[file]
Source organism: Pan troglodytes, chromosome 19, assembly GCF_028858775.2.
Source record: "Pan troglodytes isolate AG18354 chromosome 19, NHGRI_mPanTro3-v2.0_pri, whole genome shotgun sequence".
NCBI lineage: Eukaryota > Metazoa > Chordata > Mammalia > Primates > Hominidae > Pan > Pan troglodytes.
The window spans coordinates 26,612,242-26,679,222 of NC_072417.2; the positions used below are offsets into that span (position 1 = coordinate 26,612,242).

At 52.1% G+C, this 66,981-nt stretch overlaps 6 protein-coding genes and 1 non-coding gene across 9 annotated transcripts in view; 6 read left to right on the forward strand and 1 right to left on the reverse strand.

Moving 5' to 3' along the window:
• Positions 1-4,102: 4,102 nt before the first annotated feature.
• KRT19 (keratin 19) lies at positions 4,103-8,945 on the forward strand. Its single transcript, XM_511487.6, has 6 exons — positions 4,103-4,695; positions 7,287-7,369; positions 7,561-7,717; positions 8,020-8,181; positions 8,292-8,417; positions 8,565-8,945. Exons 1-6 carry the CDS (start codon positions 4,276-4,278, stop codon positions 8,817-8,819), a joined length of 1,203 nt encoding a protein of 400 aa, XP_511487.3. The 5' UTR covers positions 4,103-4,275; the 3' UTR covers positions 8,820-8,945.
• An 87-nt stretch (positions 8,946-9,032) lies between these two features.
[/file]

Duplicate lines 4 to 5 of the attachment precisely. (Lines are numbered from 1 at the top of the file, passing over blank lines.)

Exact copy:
The window spans coordinates 26,612,242-26,679,222 of NC_072417.2; the positions used below are offsets into that span (position 1 = coordinate 26,612,242).

At 52.1% G+C, this 66,981-nt stretch overlaps 6 protein-coding genes and 1 non-coding gene across 9 annotated transcripts in view; 6 read left to right on the forward strand and 1 right to left on the reverse strand.